Trotsky’s conjunctural articles – especially the more polemic ones – contain incomplete, imprecise or even mistaken short-term perspectives – just like similar writings by Marx, Engels and Lenin, not to speak of their later co-thinkers, even the most gifted ones. However, such errors are by and large absent from his main programmatic writings of that period, especially they three key ones: The Transitional Programme, The Manifesto of the Emergency Conference of the Fourth International of May 1940 (his political testament), and The Revolution Betrayed. The same is true of his three previous key programmatic works: his Critique of the Comintern Programme, Permanent Revolution, and his thesis The Fourth International and the War, which is too little read and studied today. 
This point can be easily confirmed by the following paragraph of the 1940 Manifesto regarding the historical schedule for Trotskyist perspectives:
“The capitalist world has no way out, unless a prolonged death agony is so considered. It is necessary to prepare for long years, if not decades of war, uprisings, brief interludes of truce, new wars and new uprisings. A young revolutionary party must base itself on this perspective ... The question of tempos and time intervals is of enormous importance; but it alters neither the general historical perspective nor the direction of our policy.” 
The same remark applies to the use of the world “period” throughout the initial chapter of The Transitional Programme.
But even stronger confirmation of the non-conjunctural reasons for founding the Fourth International, established by George Breitman, is that Trotsky and his main followers had already decided to found the Fourth International in 1936.  At that time war was not imminent and the European revolution had not suffered major defeats (with the exception of the Nazi victory in Germany). In fact, revolutionary victory was still possible in Spain and France. It would probably have prevented the outbreak of the Second World War. The huge Stalinist purges of 1936-38 could also have been prevented.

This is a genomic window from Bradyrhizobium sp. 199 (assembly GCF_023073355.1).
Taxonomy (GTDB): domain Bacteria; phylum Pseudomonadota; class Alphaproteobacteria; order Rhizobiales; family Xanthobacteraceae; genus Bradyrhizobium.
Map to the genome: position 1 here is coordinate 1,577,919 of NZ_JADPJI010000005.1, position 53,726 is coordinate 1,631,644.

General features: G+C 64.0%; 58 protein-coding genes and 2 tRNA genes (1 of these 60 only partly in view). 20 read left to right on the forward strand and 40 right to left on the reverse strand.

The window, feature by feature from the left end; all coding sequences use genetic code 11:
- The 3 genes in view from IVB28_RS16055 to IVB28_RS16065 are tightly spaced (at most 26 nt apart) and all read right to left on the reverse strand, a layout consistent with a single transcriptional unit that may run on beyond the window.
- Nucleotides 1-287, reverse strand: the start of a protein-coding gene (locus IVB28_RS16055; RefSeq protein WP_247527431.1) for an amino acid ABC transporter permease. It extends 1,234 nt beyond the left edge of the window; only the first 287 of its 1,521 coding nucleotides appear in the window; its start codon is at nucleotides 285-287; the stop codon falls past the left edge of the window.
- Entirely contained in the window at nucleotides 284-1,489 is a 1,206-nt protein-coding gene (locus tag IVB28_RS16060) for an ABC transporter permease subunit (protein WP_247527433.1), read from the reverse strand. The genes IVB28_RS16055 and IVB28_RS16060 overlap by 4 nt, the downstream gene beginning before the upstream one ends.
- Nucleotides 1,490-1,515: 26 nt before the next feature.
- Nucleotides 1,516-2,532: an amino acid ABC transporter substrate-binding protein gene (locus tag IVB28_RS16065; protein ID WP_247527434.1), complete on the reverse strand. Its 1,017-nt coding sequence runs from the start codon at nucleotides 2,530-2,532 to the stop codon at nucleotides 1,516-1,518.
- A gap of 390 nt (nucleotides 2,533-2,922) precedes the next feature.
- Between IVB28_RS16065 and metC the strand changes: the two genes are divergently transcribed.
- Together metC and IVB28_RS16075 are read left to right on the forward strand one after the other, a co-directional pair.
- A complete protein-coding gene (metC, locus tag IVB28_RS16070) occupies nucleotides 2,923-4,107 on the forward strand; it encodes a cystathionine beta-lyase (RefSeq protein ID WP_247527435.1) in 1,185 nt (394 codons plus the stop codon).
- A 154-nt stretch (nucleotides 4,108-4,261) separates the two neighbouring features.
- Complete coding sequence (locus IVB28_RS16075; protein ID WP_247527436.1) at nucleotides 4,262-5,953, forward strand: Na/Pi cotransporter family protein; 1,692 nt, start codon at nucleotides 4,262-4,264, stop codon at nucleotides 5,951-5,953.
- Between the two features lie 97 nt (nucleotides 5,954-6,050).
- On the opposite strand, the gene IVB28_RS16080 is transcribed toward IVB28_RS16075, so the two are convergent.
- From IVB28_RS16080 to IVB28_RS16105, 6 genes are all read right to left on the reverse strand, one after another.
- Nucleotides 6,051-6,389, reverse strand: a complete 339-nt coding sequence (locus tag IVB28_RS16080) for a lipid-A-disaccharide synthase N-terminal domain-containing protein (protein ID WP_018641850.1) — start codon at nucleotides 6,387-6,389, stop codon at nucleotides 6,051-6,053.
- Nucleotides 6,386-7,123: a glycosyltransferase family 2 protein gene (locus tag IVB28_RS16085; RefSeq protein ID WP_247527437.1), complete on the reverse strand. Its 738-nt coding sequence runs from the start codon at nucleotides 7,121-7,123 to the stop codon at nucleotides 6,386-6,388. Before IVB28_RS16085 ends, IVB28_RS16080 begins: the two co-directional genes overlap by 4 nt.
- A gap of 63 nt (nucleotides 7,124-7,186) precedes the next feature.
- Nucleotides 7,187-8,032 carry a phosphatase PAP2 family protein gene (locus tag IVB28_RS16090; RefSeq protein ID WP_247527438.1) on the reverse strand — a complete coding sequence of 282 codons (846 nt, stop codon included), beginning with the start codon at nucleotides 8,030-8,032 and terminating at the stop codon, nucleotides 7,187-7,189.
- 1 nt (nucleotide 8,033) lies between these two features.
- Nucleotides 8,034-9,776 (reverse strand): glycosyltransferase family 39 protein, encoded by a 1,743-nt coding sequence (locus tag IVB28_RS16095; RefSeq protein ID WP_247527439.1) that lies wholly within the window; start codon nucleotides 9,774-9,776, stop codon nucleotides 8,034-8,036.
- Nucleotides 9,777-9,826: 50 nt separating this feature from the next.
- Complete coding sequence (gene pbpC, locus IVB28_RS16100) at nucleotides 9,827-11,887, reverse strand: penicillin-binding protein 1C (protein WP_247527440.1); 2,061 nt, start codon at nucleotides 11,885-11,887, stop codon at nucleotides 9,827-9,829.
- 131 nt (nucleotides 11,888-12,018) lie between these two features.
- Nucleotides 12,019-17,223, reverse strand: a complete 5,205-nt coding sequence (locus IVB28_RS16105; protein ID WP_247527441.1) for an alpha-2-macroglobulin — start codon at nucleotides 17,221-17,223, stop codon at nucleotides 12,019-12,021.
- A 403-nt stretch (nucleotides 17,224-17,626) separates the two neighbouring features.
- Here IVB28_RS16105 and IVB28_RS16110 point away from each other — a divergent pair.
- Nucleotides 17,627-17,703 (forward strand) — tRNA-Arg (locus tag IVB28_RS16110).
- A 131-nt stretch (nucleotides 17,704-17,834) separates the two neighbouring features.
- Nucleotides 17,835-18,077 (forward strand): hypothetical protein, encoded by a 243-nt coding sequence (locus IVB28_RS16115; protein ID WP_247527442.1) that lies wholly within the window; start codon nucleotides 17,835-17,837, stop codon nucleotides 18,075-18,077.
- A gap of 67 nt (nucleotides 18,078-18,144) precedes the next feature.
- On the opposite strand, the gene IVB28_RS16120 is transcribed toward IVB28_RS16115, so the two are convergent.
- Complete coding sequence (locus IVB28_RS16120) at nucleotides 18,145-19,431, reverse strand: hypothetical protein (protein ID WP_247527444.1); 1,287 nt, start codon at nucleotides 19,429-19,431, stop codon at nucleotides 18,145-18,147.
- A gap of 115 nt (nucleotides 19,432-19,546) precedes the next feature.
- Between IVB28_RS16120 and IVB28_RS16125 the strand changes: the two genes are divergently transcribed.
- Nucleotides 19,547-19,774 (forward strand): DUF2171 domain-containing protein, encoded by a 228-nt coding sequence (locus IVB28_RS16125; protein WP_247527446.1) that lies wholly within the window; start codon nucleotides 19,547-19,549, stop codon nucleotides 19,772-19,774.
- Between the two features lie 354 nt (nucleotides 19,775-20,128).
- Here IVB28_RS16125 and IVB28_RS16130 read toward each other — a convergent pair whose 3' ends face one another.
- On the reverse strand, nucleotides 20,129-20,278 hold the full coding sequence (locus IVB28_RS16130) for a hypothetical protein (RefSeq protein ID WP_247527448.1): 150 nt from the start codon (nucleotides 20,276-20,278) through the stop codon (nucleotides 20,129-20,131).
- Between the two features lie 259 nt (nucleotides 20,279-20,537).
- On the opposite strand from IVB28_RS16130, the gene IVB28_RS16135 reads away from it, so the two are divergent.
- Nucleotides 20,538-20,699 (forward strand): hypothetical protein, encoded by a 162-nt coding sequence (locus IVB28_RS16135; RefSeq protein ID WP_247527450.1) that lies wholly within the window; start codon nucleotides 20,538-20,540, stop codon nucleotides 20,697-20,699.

We also have reliable information that the decision to found the Fourth International was taken as early as 1933, with the Comintern’s final demise as a revolutionary organisation, in the same way as Lenin’s call for the Third International was made as early as 1914 when the Social Democratic parties capitulated. 
1. This document is especially important because it projected a dual tactic (combined tactic) in the event of world war in the imperialist countries allied to the USSR and then in the imperialist countries attacking the USSR. The realism and necessity of this combined tactic was largely confirmed by the experience of the Second World War. Trotsky was practically the only one who thought through this tactic in such a way as to avoid any renunciation of the class interests and political independence of the proletariat in the imperialist countries allied to the USSR.
2. Writings of Leon Trotsky 1939-40, Pathfinder Press, New York, p. 218.
3. See The Rocky Road to the Fourth International, by George Breitman, BIDOM, New York 1988.
4. See Lenin’s article of November 1, 1914: Situation and Tasks of the Socialist International.
Last updated on 16.8.2004